FOR IMMEDIATE RELEASE
April 14, 2016

Contact: Andrew Jerome, 202-314-3106
ajerome@nfudc.org

WASHINGTON (April 14, 2016) – The lagging farm economy was a top focus today for the House Agriculture Subcommittee on General Farm Commodities and Risk Management. National Farmers Union (NFU) President Roger Johnson joined a panel of industry leaders to testify on behalf of NFU’s nearly 200,000 members who are currently facing a diverse set of challenges in the farm sector.

“As commodity prices continue to decline and farmers and ranchers struggle to adjust to lower prices, there is a growing burden felt by producers out in the countryside,” Johnson informed members of the committee. “Even more worrisome is the U.S. Department of Agriculture forecasts, which show a prolonged period of low commodity prices. This situation will result in trouble accessing credit, negative farm budgets, depressed markets and tests to the farm safety net.”

The downturned farm economy has put a significant strain on farm financials, Johnson explained.  “We are seeing this manifest itself in the Farm Service Agency’s loan portfolio, an early indication of challenges ahead,” he said.

“Local lenders are concerned that with high yields being necessary to protect from low prices, weather-induced yield losses will exacerbate an already difficult situation. One thing that my local lenders wanted to drive home to members of this committee is the importance of a strong safety net,” he stated, underscoring the importance of critical farm programs, like crop insurance and other safety net programs.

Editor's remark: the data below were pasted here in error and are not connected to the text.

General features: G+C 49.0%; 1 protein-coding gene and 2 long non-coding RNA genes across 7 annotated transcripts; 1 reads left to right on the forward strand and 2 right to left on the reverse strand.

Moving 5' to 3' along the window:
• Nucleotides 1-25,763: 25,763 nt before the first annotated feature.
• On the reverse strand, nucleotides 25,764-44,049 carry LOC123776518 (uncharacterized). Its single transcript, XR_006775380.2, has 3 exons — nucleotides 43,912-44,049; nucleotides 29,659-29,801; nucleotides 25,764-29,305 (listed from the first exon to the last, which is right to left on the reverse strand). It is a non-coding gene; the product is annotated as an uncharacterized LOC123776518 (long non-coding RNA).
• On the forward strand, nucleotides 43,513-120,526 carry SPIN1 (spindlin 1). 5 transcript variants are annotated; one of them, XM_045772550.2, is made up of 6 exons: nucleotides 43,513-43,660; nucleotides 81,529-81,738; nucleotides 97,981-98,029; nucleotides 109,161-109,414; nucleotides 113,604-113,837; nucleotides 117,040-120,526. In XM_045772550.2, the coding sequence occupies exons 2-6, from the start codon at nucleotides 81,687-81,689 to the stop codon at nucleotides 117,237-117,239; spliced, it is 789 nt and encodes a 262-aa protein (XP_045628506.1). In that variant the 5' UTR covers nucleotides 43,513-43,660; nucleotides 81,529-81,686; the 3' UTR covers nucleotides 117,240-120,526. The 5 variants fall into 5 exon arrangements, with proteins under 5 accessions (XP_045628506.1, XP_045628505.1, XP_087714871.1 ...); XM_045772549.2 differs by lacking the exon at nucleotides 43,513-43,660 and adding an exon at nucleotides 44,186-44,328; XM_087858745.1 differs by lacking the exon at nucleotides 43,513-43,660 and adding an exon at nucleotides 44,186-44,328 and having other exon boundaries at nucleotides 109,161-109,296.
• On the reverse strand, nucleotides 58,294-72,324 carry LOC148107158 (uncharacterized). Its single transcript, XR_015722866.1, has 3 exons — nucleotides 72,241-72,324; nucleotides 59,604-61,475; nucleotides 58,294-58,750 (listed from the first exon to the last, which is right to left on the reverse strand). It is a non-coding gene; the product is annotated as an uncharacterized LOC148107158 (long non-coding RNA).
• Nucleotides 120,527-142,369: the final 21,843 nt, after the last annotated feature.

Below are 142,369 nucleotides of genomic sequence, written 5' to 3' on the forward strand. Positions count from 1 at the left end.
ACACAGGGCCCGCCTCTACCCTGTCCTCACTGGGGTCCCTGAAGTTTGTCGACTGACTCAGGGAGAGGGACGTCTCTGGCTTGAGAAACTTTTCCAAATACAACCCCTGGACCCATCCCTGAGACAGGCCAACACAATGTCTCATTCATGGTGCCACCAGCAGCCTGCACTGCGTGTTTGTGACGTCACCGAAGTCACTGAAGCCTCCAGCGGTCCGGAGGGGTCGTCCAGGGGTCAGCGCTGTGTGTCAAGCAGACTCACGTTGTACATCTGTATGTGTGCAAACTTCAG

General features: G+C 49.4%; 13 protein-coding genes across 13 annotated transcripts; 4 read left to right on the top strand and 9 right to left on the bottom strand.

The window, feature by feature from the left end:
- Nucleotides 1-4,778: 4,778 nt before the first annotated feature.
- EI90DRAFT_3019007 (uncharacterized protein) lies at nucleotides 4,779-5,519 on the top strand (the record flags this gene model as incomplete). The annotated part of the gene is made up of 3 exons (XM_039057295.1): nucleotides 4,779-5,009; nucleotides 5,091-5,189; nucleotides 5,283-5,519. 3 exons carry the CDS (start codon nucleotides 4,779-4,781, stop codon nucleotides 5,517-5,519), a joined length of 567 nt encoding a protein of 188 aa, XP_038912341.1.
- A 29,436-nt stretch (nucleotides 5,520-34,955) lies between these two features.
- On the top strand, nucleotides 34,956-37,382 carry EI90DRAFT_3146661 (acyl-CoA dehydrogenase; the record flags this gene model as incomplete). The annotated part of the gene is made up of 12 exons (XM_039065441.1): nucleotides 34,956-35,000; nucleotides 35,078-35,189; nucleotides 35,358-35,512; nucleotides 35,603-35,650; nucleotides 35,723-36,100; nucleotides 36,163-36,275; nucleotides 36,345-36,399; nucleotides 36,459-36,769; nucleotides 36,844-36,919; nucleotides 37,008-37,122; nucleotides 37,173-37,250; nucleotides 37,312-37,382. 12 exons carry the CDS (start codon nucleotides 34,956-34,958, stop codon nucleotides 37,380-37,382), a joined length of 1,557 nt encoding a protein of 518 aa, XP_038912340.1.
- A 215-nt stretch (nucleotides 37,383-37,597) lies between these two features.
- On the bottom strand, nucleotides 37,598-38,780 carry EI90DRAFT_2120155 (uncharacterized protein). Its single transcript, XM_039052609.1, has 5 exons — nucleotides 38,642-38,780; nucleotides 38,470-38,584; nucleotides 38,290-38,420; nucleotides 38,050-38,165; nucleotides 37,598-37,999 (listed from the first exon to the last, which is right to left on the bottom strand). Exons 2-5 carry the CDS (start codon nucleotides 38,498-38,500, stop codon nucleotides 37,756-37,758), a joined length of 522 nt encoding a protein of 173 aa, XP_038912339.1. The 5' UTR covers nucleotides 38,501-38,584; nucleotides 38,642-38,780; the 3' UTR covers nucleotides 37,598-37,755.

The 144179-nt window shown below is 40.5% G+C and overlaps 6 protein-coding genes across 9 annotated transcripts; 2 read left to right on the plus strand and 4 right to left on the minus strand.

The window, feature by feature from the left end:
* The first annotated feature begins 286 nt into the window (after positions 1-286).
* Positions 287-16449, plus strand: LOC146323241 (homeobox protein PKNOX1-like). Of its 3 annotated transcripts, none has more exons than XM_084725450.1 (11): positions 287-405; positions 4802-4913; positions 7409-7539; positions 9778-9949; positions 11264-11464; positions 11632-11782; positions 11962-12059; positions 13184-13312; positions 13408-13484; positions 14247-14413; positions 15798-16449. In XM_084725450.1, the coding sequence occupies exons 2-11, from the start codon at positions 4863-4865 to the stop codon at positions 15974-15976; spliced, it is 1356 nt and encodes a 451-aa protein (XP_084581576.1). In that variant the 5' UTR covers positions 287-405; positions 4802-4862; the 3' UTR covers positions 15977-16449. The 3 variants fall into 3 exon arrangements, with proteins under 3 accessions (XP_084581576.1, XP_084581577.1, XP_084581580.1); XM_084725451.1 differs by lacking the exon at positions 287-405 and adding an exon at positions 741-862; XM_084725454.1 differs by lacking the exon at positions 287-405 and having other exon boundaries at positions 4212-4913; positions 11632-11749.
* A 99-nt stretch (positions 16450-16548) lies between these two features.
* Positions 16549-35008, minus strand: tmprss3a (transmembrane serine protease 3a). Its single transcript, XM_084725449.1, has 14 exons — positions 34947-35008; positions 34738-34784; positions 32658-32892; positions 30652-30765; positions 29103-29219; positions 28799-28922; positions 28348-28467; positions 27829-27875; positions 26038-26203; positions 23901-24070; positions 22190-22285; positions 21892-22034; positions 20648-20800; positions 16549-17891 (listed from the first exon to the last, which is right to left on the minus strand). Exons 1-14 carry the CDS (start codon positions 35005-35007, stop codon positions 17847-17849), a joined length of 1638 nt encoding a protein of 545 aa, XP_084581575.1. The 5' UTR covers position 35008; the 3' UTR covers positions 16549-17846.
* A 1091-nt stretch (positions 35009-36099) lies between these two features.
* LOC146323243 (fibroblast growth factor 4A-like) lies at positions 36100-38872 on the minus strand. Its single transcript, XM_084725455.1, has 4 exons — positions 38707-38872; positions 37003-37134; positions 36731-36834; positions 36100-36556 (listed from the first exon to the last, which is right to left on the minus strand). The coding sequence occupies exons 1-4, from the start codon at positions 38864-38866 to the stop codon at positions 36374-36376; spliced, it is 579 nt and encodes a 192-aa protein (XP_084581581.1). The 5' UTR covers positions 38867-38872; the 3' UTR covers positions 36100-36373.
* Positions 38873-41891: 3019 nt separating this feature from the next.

While Johnson felt that, overall, commodity programs are functioning as designed and assisting producers through challenging times, he did acknowledge several programs that need thoughtful attention today and others that would benefit from additional changes in the next Farm Bill. Specifically, he mentioned the  Agricultural Risk Coverage program, Price Loss Coverage program, Dairy Margin Protection Program, and the Stacked Income Protection Plan.

Exploring bright spots in the farm economy, Johnson highlighted the organic and local food sector, which has grown by nearly 300 percent since 2002. He noted that these sectors seem to be less subject to the falling commodity prices.

Concluding his remarks, Johnson encouraged members of the committee to consider the state of the farm economy and the challenges facing family farmers and ranchers as they work through the next Farm Bill process.

“This committee has a challenging task ahead of it as it begins to grapple with these problems especially as it looks to crafting the next farm bill. Our collective challenge is to continue working to provide help when and where needed and to encourage the continued growth and success of our most vital industry – agriculture,” he said.

In March, NFU released a Farm Bill survey to gain a greater understanding of the effectiveness of the 2014 Farm Bill programs and identify the organization’s advocacy priorities for the next Farm Bill process. Family farmers and ranchers are invited to complete the survey, available online, before July 31, 2016.

Johnson’s testimony can be read in full here.

National Farmers Union has been working since 1902 to protect and enhance the economic well-being and quality of life for family farmers, ranchers and rural communities through advocating grassroots-driven policy positions adopted by its membership.

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